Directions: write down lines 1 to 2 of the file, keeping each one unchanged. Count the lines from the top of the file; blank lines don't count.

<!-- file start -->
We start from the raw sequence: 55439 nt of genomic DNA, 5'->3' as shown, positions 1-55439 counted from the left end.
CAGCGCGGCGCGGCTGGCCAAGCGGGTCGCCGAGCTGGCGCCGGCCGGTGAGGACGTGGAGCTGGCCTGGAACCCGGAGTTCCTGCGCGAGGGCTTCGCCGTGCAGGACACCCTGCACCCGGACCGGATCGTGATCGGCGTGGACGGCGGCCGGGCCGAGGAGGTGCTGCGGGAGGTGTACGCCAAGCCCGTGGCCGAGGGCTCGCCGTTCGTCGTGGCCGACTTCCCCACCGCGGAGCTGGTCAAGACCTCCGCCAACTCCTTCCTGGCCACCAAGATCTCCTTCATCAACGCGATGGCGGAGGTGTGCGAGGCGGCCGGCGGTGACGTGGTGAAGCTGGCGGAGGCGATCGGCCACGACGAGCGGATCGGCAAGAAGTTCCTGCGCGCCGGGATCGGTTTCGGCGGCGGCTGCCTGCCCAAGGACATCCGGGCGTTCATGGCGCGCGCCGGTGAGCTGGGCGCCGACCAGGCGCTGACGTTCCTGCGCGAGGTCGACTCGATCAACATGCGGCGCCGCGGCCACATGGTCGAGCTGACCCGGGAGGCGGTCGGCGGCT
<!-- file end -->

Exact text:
We start from the raw sequence: 55439 nt of genomic DNA, 5'->3' as shown, positions 1-55439 counted from the left end.
CAGCGCGGCGCGGCTGGCCAAGCGGGTCGCCGAGCTGGCGCCGGCCGGTGAGGACGTGGAGCTGGCCTGGAACCCGGAGTTCCTGCGCGAGGGCTTCGCCGTGCAGGACACCCTGCACCCGGACCGGATCGTGATCGGCGTGGACGGCGGCCGGGCCGAGGAGGTGCTGCGGGAGGTGTACGCCAAGCCCGTGGCCGAGGGCTCGCCGTTCGTCGTGGCCGACTTCCCCACCGCGGAGCTGGTCAAGACCTCCGCCAACTCCTTCCTGGCCACCAAGATCTCCTTCATCAACGCGATGGCGGAGGTGTGCGAGGCGGCCGGCGGTGACGTGGTGAAGCTGGCGGAGGCGATCGGCCACGACGAGCGGATCGGCAAGAAGTTCCTGCGCGCCGGGATCGGTTTCGGCGGCGGCTGCCTGCCCAAGGACATCCGGGCGTTCATGGCGCGCGCCGGTGAGCTGGGCGCCGACCAGGCGCTGACGTTCCTGCGCGAGGTCGACTCGATCAACATGCGGCGCCGCGGCCACATGGTCGAGCTGACCCGGGAGGCGGTCGGCGGCT